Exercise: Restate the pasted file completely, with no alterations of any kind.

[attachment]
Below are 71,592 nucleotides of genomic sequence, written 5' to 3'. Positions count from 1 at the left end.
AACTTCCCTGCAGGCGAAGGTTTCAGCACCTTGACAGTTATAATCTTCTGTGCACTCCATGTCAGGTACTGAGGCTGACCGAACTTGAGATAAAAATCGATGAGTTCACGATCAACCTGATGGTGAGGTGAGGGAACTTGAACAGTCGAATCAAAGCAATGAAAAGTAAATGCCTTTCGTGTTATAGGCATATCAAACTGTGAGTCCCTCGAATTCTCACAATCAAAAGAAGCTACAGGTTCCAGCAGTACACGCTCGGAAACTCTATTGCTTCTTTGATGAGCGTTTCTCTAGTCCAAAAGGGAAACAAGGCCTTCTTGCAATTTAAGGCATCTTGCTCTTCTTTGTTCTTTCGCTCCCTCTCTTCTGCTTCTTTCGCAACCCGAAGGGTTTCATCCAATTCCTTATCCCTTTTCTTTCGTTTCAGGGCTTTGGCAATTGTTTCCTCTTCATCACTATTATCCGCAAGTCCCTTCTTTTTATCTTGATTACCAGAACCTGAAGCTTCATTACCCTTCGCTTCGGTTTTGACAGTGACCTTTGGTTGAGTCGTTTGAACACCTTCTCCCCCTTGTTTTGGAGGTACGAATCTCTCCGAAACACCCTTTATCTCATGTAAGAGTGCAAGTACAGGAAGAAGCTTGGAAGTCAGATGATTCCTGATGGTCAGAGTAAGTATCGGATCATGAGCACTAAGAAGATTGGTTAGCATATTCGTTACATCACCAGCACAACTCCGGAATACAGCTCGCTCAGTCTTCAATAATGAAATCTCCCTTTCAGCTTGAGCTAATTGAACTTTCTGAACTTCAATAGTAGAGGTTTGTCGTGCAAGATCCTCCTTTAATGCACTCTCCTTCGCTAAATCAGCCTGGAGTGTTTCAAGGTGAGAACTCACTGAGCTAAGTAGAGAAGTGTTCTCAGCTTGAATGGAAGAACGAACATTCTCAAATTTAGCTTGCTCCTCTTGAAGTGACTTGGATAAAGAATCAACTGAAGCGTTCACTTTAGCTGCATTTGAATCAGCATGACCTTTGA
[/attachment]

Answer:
Below are 71,592 nucleotides of genomic sequence, written 5' to 3'. Positions count from 1 at the left end.
AACTTCCCTGCAGGCGAAGGTTTCAGCACCTTGACAGTTATAATCTTCTGTGCACTCCATGTCAGGTACTGAGGCTGACCGAACTTGAGATAAAAATCGATGAGTTCACGATCAACCTGATGGTGAGGTGAGGGAACTTGAACAGTCGAATCAAAGCAATGAAAAGTAAATGCCTTTCGTGTTATAGGCATATCAAACTGTGAGTCCCTCGAATTCTCACAATCAAAAGAAGCTACAGGTTCCAGCAGTACACGCTCGGAAACTCTATTGCTTCTTTGATGAGCGTTTCTCTAGTCCAAAAGGGAAACAAGGCCTTCTTGCAATTTAAGGCATCTTGCTCTTCTTTGTTCTTTCGCTCCCTCTCTTCTGCTTCTTTCGCAACCCGAAGGGTTTCATCCAATTCCTTATCCCTTTTCTTTCGTTTCAGGGCTTTGGCAATTGTTTCCTCTTCATCACTATTATCCGCAAGTCCCTTCTTTTTATCTTGATTACCAGAACCTGAAGCTTCATTACCCTTCGCTTCGGTTTTGACAGTGACCTTTGGTTGAGTCGTTTGAACACCTTCTCCCCCTTGTTTTGGAGGTACGAATCTCTCCGAAACACCCTTTATCTCATGTAAGAGTGCAAGTACAGGAAGAAGCTTGGAAGTCAGATGATTCCTGATGGTCAGAGTAAGTATCGGATCATGAGCACTAAGAAGATTGGTTAGCATATTCGTTACATCACCAGCACAACTCCGGAATACAGCTCGCTCAGTCTTCAATAATGAAATCTCCCTTTCAGCTTGAGCTAATTGAACTTTCTGAACTTCAATAGTAGAGGTTTGTCGTGCAAGATCCTCCTTTAATGCACTCTCCTTCGCTAAATCAGCCTGGAGTGTTTCAAGGTGAGAACTCACTGAGCTAAGTAGAGAAGTGTTCTCAGCTTGAATGGAAGAACGAACATTCTCAAATTTAGCTTGCTCCTCTTGAAGTGACTTGGATAAAGAATCAACTGAAGCGTTCACTTTAGCTGCATTTGAATCAGCATGACCTTTGA